Few issues are more personal—or divisive—than ending a life with a doctor’s lethal prescription.
The issue has sparked national debate recently, after Brittany Maynard, a 29-year-old woman who had terminal brain cancer, went public with her decision to end her own life. She did so on Saturday in Oregon.
Maynard is one of more than 750 people in Oregon who have ingested a lethal dose of prescription medication since the Death with Dignity Act went into effect in 1997. While Oregon has had increased participation over the last 16 years and has spurred similar legislation in other states, aid-in-dying laws remain a lightning rod of contention and deliberation.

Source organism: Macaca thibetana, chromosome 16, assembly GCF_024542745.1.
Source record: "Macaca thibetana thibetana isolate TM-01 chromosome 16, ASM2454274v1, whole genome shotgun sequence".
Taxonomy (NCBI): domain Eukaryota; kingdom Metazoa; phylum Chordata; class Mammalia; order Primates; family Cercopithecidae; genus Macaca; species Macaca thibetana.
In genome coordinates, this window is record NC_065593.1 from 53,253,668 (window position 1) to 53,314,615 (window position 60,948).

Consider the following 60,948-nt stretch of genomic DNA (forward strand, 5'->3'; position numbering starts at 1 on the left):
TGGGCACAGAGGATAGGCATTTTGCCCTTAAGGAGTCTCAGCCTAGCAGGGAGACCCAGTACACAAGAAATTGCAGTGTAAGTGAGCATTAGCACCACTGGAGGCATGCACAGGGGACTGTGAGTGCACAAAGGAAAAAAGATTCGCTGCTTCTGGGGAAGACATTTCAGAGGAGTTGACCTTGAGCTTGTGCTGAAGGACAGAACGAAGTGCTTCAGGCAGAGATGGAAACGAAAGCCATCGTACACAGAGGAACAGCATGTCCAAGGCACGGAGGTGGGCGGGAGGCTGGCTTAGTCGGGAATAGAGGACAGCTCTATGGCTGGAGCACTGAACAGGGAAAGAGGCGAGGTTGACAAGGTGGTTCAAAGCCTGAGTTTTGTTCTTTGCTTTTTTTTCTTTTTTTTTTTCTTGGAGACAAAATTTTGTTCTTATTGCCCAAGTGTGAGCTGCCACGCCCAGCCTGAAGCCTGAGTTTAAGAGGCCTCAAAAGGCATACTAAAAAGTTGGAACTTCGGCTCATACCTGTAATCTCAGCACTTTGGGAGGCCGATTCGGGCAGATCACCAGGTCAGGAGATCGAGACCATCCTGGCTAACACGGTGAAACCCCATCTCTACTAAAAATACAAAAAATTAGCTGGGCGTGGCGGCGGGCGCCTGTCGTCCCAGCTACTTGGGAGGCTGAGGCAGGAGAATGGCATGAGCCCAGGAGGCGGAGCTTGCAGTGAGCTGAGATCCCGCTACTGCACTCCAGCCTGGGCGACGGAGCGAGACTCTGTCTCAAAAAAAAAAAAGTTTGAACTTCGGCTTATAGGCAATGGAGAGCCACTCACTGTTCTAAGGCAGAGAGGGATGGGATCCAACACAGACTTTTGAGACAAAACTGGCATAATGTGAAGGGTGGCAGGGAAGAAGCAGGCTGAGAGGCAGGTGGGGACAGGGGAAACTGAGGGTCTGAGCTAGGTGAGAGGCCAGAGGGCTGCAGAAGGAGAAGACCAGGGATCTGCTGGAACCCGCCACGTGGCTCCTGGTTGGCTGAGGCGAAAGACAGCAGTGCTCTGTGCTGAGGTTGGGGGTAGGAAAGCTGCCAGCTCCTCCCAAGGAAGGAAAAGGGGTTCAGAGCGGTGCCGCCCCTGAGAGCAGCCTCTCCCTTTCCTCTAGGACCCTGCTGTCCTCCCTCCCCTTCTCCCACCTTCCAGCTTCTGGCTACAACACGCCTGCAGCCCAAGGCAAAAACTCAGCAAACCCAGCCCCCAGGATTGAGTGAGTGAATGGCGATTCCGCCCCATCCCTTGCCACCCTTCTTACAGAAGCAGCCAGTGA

Advocates say competent patients should have a right to choose how they die if they are already in the process of dying from a terminal illness. Opponents counter that such a precedent is ripe for abuse.
The battle has been shaped over many years. In the 1990s, Jack Kevorkian assisted in the deaths of more than a hundred terminally ill people to much public outcry. In 2009, politicians sparred over a provision in the Affordable Care Act concerning end-of-life consultations – called “death panels” by critics – to help control health-care costs. (Roughly 28%, or $170 billion, of Medicare is spent on patients’ last six months of life, according to Medicare Newsgroup.)
Here is how aid-in-dying laws look today, and a snapshot of the ways in which they are implemented:
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